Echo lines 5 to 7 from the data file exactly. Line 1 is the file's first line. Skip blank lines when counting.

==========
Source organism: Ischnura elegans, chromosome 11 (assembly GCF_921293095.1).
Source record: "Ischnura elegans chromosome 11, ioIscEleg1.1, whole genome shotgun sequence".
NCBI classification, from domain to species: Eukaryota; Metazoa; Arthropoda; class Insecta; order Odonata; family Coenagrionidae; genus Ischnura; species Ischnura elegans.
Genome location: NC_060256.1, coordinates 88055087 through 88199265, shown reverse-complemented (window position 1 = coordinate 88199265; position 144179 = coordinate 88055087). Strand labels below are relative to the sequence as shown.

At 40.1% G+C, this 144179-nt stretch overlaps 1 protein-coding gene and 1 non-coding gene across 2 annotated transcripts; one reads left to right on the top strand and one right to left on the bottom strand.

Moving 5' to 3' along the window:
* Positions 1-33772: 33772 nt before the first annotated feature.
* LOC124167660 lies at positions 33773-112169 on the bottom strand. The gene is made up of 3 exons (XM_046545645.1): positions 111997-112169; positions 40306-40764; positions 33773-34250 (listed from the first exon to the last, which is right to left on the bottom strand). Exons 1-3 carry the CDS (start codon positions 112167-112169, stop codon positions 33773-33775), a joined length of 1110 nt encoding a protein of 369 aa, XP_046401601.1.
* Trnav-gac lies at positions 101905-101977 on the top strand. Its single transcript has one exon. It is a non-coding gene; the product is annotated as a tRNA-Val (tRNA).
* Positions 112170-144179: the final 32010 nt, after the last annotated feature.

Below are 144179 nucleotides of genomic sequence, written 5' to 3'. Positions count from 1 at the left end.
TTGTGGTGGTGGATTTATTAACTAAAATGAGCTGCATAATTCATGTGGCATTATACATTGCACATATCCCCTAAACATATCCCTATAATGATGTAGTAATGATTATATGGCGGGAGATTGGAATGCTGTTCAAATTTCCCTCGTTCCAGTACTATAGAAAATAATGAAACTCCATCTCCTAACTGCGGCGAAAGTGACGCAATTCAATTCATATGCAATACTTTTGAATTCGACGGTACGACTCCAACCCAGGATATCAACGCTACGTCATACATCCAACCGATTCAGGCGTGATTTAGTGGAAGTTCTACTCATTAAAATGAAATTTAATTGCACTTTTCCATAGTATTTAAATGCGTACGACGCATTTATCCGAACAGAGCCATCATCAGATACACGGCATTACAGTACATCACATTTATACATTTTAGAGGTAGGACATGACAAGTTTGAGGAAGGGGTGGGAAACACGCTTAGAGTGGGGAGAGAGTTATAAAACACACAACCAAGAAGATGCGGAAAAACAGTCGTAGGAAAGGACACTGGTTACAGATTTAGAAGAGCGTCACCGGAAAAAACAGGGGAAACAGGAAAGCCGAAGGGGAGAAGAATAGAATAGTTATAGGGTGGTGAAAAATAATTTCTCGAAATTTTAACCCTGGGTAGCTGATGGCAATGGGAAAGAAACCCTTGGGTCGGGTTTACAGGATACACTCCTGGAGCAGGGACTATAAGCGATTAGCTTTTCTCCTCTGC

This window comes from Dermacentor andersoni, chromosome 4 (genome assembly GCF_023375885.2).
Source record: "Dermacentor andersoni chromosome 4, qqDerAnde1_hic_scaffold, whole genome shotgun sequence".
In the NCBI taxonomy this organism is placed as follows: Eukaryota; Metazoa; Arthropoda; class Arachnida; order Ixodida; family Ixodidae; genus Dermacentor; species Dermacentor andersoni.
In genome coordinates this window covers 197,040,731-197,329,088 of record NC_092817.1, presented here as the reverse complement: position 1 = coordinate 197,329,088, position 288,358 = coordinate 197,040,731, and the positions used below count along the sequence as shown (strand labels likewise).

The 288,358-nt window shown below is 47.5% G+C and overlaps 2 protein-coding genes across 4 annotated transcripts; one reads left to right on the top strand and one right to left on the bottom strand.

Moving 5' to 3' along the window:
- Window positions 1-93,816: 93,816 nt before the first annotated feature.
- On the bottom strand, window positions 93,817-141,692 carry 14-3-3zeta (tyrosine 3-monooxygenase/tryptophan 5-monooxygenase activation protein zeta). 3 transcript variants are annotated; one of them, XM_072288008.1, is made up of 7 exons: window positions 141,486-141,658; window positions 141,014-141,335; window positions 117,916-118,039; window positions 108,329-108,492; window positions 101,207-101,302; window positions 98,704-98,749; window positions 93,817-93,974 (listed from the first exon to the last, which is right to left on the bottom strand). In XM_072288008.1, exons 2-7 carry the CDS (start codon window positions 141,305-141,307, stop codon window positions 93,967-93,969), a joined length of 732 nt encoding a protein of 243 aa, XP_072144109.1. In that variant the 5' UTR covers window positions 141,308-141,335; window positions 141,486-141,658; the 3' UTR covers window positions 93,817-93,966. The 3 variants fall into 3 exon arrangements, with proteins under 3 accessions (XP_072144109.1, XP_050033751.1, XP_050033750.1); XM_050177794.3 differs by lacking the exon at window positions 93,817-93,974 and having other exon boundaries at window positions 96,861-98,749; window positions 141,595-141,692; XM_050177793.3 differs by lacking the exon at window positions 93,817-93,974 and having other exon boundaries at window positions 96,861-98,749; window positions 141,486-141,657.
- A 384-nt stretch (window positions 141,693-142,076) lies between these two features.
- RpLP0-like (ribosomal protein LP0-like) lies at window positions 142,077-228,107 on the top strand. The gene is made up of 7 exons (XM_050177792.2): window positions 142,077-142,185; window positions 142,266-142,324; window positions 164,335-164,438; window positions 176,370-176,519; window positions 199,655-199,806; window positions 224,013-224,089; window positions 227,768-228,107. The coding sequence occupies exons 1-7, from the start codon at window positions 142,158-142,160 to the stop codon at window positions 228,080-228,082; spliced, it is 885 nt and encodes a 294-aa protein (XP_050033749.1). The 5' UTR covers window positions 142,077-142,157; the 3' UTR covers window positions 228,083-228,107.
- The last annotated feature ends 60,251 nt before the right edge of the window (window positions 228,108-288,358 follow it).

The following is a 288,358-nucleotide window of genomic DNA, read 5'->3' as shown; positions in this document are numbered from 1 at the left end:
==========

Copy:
At 40.1% G+C, this 144179-nt stretch overlaps 1 protein-coding gene and 1 non-coding gene across 2 annotated transcripts; one reads left to right on the top strand and one right to left on the bottom strand.

Moving 5' to 3' along the window:
* Positions 1-33772: 33772 nt before the first annotated feature.